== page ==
Friday, August 3, 2012

Maximilian Adventure: San Isabel and Puebla (Historicon 20012, part 4)

Eric B. ran two games on Thursday set in Mexico in the era of the Maximilian Adventure in Mexico.  The first game was the Battle of Puebla in 1862, and the 2nd was San Isabel set in 1866. His own gorgeous 15mm figures were used, and Eric scratch built the Fortresses, hills, etc needed for the game.  Once again, I lack experience photographing 15mm games, and these shots don't really do the games justice; still, here they are! Eric is the author of several sets of wargames rules, including Din of Battle, 2nd edition (available from Piquet, Inc.).

The Mexican forces are to the left, in the fortresses, village, and on the flank; the Europeans ( a very varied lot) are to the right.

Close up of the town...

and the fortress.

The European attackers.

The mission and the defenders.

The Mexicans seized the Initiative early on... and advanced on their would-be assailants!

An exchange of volleys in the village area.

French attackers close on the Mission as well.

Mexican reinforcements (?)

Ground level view; Mexicans threaten the European left flank!

European Artillery bombarding the Mexican positions; note the century Cacti, etc enhancing the terrain.

And, from Gabriel's blog, another overview picture:

I think the Mexicans emerged victorious; this would after all, become the date of Mexican Independence - Cinco de Mayo!   I have no idea if any Tequila was consumed in the course of the game... but I would hope so! I was too busy with my own game to get any pictures of the 2nd battle, which I believe was quasi-fictional. Eric did a great job, but did look exhausted. Having put of two games in the same day myself on a number of occaissions, I know the feeling. Great work, though! Having done all the work already (see Eric's own blog) now, Hopefully Eric will run this one again at future conventions!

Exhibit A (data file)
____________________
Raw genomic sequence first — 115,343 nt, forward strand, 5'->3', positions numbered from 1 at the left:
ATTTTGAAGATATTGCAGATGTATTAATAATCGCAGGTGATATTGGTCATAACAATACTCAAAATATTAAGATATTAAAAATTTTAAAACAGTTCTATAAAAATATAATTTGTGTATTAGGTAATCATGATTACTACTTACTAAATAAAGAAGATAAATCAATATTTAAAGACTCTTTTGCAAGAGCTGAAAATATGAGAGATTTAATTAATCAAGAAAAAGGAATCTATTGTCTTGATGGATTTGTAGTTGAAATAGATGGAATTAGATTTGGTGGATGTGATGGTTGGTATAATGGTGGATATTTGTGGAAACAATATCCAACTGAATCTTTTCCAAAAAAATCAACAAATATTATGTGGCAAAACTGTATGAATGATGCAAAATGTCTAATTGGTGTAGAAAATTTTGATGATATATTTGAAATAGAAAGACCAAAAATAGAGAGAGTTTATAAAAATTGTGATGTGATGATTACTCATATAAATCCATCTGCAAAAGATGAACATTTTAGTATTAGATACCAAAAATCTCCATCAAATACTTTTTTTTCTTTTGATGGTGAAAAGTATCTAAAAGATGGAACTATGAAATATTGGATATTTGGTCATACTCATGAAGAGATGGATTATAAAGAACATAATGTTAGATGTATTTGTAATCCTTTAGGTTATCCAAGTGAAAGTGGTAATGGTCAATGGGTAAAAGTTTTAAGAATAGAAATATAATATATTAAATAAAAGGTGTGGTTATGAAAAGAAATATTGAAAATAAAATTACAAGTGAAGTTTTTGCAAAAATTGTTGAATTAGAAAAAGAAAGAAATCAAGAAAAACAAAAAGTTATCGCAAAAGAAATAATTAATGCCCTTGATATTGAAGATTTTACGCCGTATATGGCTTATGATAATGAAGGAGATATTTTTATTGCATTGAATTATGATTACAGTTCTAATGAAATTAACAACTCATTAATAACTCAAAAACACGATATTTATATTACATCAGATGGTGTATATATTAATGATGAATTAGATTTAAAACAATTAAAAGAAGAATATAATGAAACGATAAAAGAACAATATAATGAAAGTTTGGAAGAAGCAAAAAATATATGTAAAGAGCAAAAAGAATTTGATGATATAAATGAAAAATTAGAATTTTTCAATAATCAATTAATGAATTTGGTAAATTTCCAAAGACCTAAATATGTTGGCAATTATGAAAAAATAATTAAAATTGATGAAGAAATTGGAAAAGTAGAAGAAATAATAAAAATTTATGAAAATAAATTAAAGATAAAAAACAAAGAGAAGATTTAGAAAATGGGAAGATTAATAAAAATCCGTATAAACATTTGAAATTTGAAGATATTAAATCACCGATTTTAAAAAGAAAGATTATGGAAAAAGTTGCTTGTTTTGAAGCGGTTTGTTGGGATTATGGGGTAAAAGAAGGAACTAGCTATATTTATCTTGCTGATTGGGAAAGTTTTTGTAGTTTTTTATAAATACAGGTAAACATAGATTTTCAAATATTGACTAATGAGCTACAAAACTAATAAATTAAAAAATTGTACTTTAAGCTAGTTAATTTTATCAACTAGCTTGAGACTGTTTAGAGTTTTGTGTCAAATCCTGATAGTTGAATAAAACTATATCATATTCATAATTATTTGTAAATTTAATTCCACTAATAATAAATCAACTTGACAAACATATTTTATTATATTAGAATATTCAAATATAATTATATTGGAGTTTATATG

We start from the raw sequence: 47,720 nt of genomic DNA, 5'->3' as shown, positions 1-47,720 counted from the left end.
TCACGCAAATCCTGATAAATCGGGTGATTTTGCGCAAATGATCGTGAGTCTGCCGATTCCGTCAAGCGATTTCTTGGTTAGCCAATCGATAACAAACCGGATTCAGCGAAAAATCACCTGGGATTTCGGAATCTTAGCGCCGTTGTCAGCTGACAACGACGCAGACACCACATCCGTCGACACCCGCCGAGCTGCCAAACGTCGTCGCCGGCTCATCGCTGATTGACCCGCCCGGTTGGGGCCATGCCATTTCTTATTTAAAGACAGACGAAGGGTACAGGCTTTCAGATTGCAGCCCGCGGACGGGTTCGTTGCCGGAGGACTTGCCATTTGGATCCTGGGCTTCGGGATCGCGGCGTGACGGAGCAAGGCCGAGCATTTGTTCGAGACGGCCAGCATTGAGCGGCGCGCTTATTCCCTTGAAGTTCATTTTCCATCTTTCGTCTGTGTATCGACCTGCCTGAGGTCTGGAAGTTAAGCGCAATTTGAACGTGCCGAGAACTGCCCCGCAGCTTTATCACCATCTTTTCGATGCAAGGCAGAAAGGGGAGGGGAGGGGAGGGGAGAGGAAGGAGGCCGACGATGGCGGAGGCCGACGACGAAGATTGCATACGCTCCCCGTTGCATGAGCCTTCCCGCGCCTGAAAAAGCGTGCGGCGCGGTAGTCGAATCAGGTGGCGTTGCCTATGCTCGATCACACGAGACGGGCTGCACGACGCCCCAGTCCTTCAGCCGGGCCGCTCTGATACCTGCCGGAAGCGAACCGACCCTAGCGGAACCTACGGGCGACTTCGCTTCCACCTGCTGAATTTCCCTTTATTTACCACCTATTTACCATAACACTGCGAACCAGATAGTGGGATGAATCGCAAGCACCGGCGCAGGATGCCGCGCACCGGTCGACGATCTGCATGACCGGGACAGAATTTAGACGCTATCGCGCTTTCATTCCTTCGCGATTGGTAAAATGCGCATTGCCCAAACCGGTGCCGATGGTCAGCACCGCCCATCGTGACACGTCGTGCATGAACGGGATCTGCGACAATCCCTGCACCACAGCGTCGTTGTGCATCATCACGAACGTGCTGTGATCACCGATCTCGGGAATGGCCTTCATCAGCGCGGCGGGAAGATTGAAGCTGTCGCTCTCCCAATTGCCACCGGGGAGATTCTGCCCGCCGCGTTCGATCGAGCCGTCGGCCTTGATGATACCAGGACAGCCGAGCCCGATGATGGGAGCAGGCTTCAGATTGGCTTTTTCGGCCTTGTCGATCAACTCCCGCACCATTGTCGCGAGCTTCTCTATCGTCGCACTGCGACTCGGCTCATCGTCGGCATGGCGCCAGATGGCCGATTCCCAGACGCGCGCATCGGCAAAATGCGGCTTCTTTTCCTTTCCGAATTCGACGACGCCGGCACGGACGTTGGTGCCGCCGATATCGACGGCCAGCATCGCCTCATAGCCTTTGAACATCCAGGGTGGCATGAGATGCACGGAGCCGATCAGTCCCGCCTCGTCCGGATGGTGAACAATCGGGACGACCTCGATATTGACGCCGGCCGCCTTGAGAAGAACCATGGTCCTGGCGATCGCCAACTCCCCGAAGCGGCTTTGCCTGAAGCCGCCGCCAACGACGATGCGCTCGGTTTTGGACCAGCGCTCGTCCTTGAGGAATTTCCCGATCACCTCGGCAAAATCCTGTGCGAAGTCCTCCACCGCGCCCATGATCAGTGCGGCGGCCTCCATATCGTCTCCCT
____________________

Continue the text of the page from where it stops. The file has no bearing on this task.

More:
1. Interesting stuff. A period not often seen. Keep it up!

  2. Eric's games were impressive, showed the value of a well thought out scenario and preparation. I particularly liked his cacti, set up with such precision on the battlefield.

  3. Thanks for sharing these Peter. The Europeans were actually just French. :-) It was a very close run battle dispite the French rolling terrible most of the game. Terrain looked cooler in person I think. The Guadalope ridge is very large. The fort with the round towers is Fort Loreto, and the other one is Fort Guadalupe.

    1. There is no question the pics really don't do justice to the terrain (cacti, etc), which were *very* effective, and the ridge, which is a bit hard to make out as to extent and height in the pics. The Belgians and what not didn't contribute to this effort, eh?

  4. "I think the Mexicans emerged victorious; this would after all, become the date of Mexican Independence - Cinco de Mayo! "

    Not independence; that had happened 30-40 years before Puebla :) Cinco de Mayo just celebrates the victory over the French.

    1. I stand corrected. "Cinco de Mayo" is perhaps more an American celebration of things Mexican than a truly Mexican clebfration now days!